In a vain attempt at being a new mommy/fashionista, I thought I'd start small and invest in some new $8 nailpolish. Actually, I got suckered into it at this random kitchsy store called Del Sol in the Pavilions (downtown Denver). Del Sol is the gimmicky type of store you wouldn't be caught dead in -- which is why they always plug themselves into the most expensive real estate (they're so ambitious) and end up out of business six months later. The guy claimed that they've been in business for three years, but I've only been gone for two. And this mallrat will tell you that they weren't in that space when I left Colorado. Anyway, the catch at Del Sol (aside from the fact that they are right across the walkway from the new Coyote Ugly -- can you truly franchise trashy grunge from backalley NY? Come on!) is that everything changes color in the sunlight. Bags, t-shirts, jewelry, and alas, nailpolish. They claim that NASA invented this technology. I'm still a little unclear about why astronauts are painting their toes and flaunting t-shirts with Mayan sundial designs in space, but who am I to judge?
The owner - we'll call him Dave - offered to paint my nails to show me how this stuff works. He slopped on some clear nailpolish and had me stick my hand in front of this U/V light. I'm sure it's healthy working in a store filled with U/V lightboxes. At the end of the day, Dave is a large glowing blistered mass of skin. A 25'x25' tanning booth without the white trash Playboy bunny stick-ons. But, I digress. The clear nailpolish quickly turned to a very light watered-down reddish-pink the color of juices that run out of chicken before you've reached the "only eat once juices run clear" doneness. Of course, suffering from my non-Catholic/Catholic guilt, I thought,
"This guy is trying to make a living. Your $8 purchase may be just the thing to keep him in business another day. Besides, he gave you a manicure. The worst manicure ever, but a manicure."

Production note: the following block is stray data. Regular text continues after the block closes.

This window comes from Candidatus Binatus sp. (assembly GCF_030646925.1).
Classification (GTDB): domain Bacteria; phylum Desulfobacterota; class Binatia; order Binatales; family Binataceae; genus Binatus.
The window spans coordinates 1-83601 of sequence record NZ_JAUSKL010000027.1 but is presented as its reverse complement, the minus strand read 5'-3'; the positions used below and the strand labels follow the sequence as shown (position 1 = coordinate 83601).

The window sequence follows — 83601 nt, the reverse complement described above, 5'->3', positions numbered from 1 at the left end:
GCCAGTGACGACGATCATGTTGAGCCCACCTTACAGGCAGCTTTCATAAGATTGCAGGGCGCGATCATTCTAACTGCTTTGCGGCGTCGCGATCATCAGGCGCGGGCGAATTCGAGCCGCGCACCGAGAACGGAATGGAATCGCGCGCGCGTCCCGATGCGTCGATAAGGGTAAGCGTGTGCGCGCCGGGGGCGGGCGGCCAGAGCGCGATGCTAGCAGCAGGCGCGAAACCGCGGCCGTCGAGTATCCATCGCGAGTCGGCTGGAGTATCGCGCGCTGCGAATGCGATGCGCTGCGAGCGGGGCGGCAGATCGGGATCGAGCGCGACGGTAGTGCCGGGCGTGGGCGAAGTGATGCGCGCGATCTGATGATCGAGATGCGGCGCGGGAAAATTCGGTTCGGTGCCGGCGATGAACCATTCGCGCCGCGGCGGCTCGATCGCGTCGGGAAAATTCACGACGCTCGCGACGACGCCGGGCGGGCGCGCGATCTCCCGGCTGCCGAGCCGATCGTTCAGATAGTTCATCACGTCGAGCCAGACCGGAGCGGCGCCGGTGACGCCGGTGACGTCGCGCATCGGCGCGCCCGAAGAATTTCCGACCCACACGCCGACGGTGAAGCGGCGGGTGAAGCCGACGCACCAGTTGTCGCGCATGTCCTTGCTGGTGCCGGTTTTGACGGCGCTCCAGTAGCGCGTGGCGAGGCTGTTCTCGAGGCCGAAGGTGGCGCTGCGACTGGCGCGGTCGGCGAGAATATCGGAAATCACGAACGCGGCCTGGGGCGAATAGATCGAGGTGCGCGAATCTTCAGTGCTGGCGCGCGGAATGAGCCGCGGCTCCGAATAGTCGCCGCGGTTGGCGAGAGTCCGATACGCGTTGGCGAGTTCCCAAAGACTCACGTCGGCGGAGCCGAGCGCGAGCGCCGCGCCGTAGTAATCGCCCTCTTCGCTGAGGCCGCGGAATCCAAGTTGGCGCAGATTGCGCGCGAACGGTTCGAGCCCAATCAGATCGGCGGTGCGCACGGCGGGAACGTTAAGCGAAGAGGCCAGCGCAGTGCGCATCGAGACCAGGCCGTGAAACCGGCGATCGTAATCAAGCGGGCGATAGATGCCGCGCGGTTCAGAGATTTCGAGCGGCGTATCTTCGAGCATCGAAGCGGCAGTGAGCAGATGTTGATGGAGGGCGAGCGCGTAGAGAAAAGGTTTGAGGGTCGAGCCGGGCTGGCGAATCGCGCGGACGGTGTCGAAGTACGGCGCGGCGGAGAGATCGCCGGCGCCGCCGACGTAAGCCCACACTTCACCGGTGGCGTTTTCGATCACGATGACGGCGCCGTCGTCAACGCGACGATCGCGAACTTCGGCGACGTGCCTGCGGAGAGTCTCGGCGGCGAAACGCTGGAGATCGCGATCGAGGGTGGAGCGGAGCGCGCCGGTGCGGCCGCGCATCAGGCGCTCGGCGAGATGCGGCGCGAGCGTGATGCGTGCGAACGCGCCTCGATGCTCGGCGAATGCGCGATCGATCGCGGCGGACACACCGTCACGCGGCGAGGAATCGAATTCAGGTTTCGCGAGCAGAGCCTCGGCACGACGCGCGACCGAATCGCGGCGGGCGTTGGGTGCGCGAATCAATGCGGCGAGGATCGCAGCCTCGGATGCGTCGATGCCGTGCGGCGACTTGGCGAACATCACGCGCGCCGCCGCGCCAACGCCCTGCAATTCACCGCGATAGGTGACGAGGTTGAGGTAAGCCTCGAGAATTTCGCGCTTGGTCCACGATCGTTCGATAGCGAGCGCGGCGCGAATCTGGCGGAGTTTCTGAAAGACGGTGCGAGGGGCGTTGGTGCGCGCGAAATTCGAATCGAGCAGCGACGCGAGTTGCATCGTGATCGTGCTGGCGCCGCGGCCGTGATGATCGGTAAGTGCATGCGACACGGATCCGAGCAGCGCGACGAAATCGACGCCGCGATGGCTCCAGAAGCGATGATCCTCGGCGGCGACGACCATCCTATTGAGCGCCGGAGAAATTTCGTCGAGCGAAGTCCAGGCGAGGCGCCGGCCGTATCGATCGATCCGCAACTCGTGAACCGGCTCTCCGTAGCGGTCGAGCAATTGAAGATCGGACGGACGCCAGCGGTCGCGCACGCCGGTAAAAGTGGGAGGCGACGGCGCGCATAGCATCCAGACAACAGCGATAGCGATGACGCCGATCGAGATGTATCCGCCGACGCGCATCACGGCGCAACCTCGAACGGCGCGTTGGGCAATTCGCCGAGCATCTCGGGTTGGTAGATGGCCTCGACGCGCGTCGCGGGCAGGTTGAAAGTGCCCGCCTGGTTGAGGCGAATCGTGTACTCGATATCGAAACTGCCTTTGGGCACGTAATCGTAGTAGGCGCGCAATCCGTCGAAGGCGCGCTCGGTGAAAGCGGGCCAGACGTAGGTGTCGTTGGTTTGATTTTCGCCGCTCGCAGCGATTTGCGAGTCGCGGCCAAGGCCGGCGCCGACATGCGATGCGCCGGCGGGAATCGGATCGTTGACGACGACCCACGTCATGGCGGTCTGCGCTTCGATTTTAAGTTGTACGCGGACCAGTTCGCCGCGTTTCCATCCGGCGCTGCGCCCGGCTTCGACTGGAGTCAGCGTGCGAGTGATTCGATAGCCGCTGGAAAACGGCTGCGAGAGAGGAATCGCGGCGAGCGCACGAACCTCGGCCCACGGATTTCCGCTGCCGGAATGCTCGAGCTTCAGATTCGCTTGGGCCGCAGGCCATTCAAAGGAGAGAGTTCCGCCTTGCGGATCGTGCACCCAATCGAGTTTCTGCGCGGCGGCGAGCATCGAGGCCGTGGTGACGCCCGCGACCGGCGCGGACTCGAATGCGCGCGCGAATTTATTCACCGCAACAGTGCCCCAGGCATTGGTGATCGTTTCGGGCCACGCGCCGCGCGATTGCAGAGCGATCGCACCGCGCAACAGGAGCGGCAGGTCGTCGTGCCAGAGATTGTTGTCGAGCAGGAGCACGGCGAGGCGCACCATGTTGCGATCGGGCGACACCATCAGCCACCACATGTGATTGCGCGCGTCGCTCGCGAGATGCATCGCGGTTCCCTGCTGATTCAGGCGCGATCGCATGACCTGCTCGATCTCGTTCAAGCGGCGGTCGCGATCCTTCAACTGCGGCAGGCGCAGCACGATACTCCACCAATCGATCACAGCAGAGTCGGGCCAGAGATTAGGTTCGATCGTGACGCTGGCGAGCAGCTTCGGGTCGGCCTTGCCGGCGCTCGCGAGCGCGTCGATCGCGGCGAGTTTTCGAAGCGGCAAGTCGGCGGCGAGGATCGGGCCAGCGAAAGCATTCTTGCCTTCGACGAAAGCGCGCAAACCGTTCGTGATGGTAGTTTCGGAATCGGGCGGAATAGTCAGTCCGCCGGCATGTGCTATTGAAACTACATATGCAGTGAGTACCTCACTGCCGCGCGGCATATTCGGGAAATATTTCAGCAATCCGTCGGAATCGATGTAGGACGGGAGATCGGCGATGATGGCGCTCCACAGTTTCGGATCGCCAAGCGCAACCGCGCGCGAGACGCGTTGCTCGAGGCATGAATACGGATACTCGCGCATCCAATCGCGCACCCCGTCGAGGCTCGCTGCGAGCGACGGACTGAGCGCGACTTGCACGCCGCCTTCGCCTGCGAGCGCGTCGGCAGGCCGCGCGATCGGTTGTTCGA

Dave admitted to practicing on his 4-year old daughter. And we all know that 4-year olds would dip their entire hand in the nailpolish if given the chance. That will give you a little visual of the type of manicure. Bottom line, I picked out a bottle of seemingly harmless frosty white nailpolish that supposedly changes to a deep shade of purple. The white looked like what I wore on my wedding day (not exactly a hey-look-at-me-I'm-back-on-the-fashion-scene shade), but I liked the purple and I thought the white might look nice on tan feet. Not that I'm tan yet, but I have big plans for summer - tan feet! My sister-in-law, Tina, bought a bottle of green with suspended pieces of glitter that changes to pink. Don't ask me what she was thinking. It looked like lip gloss that Idina Menzel would wear in Wicked, but Tina was buying for my 5-year old niece. See above for an explanation of pre-schoolers and nailpolish.
After getting our purchases home, we decided that maybe two coats would be less transparent than one. I spent a languorous hour giving myself a pedicure with the white/purple polish. No, I didn't think the green glitter was my thing. I finished and ran to the deck to try it out in the sun. It turned to a greyish shade of purple, sort of that pastel-y/steely purple that was popular for prom dresses in the 80s. Not bad. Not exactly the seductive eggplant on the bottle, but it would do. I spent the weekend in Santa Fe secretly admiring my own toes every time they changed to Purple Tafetta. On Tuesday, I noticed that the white was no longer that virginal Dairy Queen vanilla color. It wasn't until my dad was over on Tuesday that it was officially confirmed:
"You have gold toes"
Yes, it's true. The white has transformed to a shade of orangish-gold. Rather than offsetting my fantasy tan feet, the nailpolish is now the color of Dave's face after a day working in the U/V haven that is Del Sol. In my world gold toes are only acceptable when combined with gold lame shoes and the salsa in a ballroom dance competition. And this new mom, fashionista or not, is not venturing down that path!